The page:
For most of the last decade, the field of growth disorders has evolved with more decisive signs of its detrimental potential to the health and development of fetuses, neonates, childhoods, and adults. This introductory chapter is, briefly, embracing themes on the growth disorders including growth hormone deficiency (GHD) and fetal growth restriction (intrauterine growth restriction (IUGR)). It then goes on to cover the effects of GHD or IUGR on different biological systems.
1. Harmful effects of GHD
The numerous actions of GH and insulin-growth factor-1 (IGF-1) play an important role in the health and development of offspring/individual [1, 2, 3, 4, 5, 6, 7]. The disorder in this axis/GHD during the development caused several complications including weight defect and developmental distortion [8, 9, 10, 11, 12]. A systemic GHD can induce hypersensitivity (mechanical and thermal) during the early postnatal period . Also, GHD can decrease the minerals in bones and increase the risk of fracture in adults . The harmful actions of GHD are reinforced in the presence of hypopituitarism [14, 15, 16].
2. IUGR and GH treatment (GHT)
On the other hand, IUGR disrupted the neurodevelopment processes (proliferation, migration, and maturation) [17, 18, 19, 20]. IUGR/GHD can cause fetal small for gestational age (SGA)  and increase the risk of cardiovascular, renal, visual, and mental diseases ; diabetes mellitus/obesity (increase in fat mass) [23, 24]; metabolic inflammation ; liver dysfunction ; mitochondrial imbalance (impair oxygen transport capacity) ; or immune problems [28, 29]. Moreover, GHD can delay the development and maturation of the male reproductive system  and the female reproductive system [31, 32]. The GHT is more effective on the female fertility , sperm efficiency , and mood and cognitive behavior in patients with GHD . The outcome results of GHT depend on the age, gender, body mass index (BMI), muscle/bone index, and waist circumference. However, studies of possible effects of GHT on the gonads (sperm/ova quality) and fetal growth patterns in pregnancy are scarce.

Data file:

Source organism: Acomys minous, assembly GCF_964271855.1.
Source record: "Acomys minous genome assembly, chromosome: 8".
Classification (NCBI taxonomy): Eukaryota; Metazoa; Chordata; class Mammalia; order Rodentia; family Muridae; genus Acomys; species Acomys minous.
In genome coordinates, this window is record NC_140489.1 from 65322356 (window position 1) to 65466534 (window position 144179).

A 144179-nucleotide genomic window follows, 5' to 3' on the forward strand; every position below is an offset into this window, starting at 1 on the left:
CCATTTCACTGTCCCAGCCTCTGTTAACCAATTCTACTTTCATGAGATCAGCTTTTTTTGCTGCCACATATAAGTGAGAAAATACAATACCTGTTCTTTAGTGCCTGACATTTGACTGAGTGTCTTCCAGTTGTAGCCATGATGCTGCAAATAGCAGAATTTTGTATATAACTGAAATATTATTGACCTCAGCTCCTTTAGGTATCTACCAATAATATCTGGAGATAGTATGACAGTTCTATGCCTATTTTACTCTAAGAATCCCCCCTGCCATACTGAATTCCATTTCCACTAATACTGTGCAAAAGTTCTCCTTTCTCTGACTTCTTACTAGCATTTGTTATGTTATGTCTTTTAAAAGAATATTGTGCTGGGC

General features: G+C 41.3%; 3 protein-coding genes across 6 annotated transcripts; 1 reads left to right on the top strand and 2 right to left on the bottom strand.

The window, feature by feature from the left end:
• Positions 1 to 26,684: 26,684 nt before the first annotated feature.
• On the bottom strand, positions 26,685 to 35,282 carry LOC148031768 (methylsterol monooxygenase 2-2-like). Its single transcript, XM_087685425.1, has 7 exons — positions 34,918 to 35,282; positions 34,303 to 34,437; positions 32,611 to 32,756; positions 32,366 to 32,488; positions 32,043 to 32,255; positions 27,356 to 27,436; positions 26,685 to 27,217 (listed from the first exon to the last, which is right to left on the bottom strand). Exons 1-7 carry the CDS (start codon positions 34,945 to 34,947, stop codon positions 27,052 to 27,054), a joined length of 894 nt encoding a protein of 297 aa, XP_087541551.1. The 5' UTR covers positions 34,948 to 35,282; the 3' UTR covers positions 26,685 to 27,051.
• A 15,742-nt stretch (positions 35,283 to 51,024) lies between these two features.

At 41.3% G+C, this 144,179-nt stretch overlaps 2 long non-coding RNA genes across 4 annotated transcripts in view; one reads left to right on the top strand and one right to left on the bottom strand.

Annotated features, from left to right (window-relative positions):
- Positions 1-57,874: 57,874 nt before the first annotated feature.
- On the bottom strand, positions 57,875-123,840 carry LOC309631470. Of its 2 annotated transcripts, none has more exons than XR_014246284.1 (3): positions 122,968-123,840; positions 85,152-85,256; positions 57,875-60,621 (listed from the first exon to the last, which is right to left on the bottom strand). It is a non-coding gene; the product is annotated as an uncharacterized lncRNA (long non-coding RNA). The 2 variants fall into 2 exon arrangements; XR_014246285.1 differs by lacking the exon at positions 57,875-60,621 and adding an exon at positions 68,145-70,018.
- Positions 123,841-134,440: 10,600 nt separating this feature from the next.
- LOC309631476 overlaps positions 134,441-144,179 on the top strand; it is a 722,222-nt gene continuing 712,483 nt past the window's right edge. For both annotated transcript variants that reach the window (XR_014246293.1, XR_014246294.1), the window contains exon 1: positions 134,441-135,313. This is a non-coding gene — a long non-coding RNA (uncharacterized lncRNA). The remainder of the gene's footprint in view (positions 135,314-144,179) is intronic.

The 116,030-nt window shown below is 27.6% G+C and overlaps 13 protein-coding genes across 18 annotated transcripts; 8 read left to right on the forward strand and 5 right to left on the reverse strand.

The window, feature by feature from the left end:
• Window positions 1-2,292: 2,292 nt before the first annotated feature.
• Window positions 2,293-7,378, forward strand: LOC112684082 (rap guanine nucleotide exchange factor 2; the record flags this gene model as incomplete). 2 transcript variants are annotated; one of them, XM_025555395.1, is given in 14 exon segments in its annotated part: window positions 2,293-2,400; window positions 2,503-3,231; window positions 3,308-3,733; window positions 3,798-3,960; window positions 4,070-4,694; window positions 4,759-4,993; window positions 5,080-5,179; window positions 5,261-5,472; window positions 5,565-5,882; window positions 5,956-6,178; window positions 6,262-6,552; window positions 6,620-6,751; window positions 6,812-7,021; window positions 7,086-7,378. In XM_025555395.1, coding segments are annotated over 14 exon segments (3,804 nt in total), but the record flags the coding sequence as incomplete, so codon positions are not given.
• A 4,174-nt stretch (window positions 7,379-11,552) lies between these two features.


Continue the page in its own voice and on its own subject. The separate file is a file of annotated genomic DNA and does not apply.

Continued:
Thus, the current Growth Disorders book will be of consciousness to scientists, embryologists, neuroendocrinologists, neurotoxicologists, and physicians coveting to follow recent publications in this field. This book explores in more detail the effects of GH and its deficiency on the brain, cardiovascular system, female gonadal system (ovarian functioning), liver, kidney, adrenal gland, skeletal muscles, bones, hematopoietic system, and gastrointestinal system in children and adults. Also, this book reviews the causes and diagnoses of fetal growth defect including IUGR and SGA. It describes the role of the pituitary/placental human GH (hGH) and IGF-1 gene family during pregnancy. Another theme of interest in this book is related to the impact of GH on germ cell development (proliferation, migration, and maturation), testicular development, pubertal maturation, testicular steroidogenesis, and erectile function. It follows the role of GH/Insulin/IGF-1 axis in the testicular activity. Finally, this book will discuss the impact of GH replacement therapy during pregnancy and its therapeutic potentials on reproductive health and male infertility.